This morning in the Commons, Alec Shelbrooke, the Member of Parliament for Elmet and Rothwell introduced a Bill calling for the introduction of a Welfare Cash Card to prevent welfare claimants from buying what Mr Shelbrooke called “NEDD” (Non-Essential, Desirable and often Damaging) items, including cigarettes, alcohol, paid television and gambling. This would apply to all claimants in work and out of work, and would cover all benefits other than disability payments and the basic state pension.
Mr Shelbrooke used the original “five giant evils” idea from the Beveridge Report to argue that introducing a Welfare Cash Card would remove the perception of idleness from welfare claimants. He said:
“It is seventy years this very month since the Beveridge Report identified the five giant evils that plagued society; disease, want, ignorance, squalor, and idleness. Members on all sides of this House will want to praise successive Governments for their advances to eradicate these evils. But idleness remains prevalent today. The something for nothing culture encouraged by the previous Labour Government created a two-tier benefits system where the strivers and low paid workers have been penalised for the idleness of the shirkers. This Bill seeks to work alongside this Government’s welfare reforms to support those hard working families who strive to be self supporting by ending the something for nothing stigma of the welfare system.”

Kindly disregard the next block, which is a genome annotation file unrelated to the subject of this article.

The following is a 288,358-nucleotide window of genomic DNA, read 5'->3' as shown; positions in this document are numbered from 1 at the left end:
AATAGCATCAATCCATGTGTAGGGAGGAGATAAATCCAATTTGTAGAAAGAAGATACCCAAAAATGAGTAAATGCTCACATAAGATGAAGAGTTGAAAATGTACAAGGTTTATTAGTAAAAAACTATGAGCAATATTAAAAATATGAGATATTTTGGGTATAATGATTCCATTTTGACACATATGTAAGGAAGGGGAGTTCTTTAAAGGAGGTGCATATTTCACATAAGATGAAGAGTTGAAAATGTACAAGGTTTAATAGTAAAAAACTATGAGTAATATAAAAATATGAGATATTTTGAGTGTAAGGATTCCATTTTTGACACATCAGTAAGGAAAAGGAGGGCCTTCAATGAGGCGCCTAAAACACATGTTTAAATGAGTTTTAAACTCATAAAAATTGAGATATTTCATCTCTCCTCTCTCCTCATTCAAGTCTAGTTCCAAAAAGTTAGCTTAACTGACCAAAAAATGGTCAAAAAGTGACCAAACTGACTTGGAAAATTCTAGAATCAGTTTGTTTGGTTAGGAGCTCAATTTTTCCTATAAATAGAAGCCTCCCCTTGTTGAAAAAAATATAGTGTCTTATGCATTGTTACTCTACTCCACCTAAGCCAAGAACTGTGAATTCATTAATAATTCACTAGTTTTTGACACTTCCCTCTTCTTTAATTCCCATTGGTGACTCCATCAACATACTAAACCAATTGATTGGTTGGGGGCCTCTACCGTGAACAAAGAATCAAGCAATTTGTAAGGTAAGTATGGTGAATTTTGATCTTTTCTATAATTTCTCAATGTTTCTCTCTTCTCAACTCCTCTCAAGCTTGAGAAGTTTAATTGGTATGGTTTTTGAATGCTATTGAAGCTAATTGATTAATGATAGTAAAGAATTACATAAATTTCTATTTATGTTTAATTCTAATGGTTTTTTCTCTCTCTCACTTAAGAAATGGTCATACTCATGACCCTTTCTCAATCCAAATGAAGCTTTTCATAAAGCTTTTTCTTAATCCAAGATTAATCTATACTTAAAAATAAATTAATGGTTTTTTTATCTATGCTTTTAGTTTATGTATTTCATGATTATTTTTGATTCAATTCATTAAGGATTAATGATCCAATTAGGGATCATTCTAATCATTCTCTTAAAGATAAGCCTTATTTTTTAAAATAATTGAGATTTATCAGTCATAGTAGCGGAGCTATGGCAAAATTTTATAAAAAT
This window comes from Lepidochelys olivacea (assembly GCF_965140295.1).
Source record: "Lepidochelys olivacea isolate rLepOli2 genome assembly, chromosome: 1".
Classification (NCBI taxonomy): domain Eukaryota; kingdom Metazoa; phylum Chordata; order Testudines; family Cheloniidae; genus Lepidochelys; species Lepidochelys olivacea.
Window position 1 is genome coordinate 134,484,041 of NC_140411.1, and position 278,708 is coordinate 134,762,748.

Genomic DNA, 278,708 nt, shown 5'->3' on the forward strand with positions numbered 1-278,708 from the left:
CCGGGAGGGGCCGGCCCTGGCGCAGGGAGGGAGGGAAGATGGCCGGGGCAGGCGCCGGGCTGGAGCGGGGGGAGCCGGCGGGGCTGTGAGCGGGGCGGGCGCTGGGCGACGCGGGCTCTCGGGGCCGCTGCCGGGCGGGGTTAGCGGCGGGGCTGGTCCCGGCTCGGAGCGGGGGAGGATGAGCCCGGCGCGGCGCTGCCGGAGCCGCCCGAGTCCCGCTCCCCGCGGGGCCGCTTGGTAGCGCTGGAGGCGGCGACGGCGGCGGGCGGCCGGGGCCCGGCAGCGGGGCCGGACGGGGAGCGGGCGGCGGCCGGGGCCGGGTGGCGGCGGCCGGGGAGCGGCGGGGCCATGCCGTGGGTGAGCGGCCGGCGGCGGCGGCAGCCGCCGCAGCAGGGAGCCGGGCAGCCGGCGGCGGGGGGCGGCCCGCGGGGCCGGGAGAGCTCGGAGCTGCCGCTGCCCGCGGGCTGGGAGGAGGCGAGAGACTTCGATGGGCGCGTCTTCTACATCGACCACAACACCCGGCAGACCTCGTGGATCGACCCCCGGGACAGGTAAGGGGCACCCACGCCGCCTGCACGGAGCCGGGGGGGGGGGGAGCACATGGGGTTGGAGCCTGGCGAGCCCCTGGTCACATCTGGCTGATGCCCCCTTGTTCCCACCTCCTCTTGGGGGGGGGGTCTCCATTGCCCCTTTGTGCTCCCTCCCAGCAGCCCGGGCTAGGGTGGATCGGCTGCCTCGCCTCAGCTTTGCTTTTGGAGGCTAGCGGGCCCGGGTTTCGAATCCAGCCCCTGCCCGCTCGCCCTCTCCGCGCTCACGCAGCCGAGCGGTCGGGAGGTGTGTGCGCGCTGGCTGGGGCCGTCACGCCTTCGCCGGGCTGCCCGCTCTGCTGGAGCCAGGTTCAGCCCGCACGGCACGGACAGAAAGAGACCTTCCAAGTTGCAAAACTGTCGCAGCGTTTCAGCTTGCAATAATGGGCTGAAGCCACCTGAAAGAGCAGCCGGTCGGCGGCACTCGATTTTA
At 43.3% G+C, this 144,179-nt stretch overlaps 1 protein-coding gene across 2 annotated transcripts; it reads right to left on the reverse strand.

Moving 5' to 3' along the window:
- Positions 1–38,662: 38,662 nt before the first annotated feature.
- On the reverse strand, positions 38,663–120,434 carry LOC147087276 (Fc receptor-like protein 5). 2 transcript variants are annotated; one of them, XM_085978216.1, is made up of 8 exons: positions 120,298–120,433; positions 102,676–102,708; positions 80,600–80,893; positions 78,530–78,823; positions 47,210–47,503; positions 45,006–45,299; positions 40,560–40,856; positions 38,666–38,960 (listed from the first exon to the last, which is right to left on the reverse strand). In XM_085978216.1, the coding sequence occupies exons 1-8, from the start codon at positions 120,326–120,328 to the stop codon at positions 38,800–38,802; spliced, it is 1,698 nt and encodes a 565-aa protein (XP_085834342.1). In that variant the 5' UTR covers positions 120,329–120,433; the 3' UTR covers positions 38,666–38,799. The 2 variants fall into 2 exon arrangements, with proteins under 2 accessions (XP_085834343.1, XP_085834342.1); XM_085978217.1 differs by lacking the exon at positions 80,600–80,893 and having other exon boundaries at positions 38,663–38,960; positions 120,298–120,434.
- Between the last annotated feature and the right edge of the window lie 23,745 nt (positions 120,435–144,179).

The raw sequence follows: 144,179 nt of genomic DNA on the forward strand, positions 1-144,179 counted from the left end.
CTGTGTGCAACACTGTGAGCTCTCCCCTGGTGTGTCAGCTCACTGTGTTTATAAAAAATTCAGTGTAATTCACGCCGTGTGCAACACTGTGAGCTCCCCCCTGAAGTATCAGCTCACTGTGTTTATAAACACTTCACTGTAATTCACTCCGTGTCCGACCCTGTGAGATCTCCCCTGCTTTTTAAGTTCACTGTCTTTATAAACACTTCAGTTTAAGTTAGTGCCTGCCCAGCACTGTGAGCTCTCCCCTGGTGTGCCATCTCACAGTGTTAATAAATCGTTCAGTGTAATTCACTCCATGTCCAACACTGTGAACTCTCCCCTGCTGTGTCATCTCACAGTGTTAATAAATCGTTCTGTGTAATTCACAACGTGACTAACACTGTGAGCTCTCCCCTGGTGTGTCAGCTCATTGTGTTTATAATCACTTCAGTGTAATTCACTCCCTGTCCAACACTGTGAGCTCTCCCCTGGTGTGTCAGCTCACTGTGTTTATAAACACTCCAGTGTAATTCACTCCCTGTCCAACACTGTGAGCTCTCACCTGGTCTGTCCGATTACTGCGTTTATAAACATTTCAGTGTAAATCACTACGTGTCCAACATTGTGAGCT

Mr Shelbrooke also made the case that the Welfare Cash Card could mean claimants using their money for more responsible purposes, such as providing their children with a better lifestyle:
“Furthermore, the Welfare Cash Card has the potential for more social good, not least assisting efforts to eradicate child poverty. Statistics show that over 1.26 million claimants have children. Prohibiting the purchases of NEDD items such as cigarettes and alcohol, leaves more money for priority purchases on children… To put this in monetary terms, the ONS measures that the average household spends £48 a month on cigarettes, alcohol and narcotics. Even if this Bill creates the slightest chance of raising these children out of poverty, reducing the chances of them going to school hungry or simply being subjected to secondary inhalation of smoke, then I would argue it is worth it.”
Mr Shelbrooke concluded:
“We must change this vision of the benefits system. We must change this perception to support those in society who need the benefit system to help them get on and work hard in life. The Welfare Cash Card does just that; it’s not about dividing to rule but ending Labour’s divisive two-tier benefit system and the damaging perception that accompanied it. It backs the low paid workers and supports all job-seekers to spend responsibly, take control of their finances and get back on their feet. The Welfare State can no longer be seen as getting something for nothing – it must deliver on Beveridge’s vision of a temporary security net by using benefits to create a society of strivers.”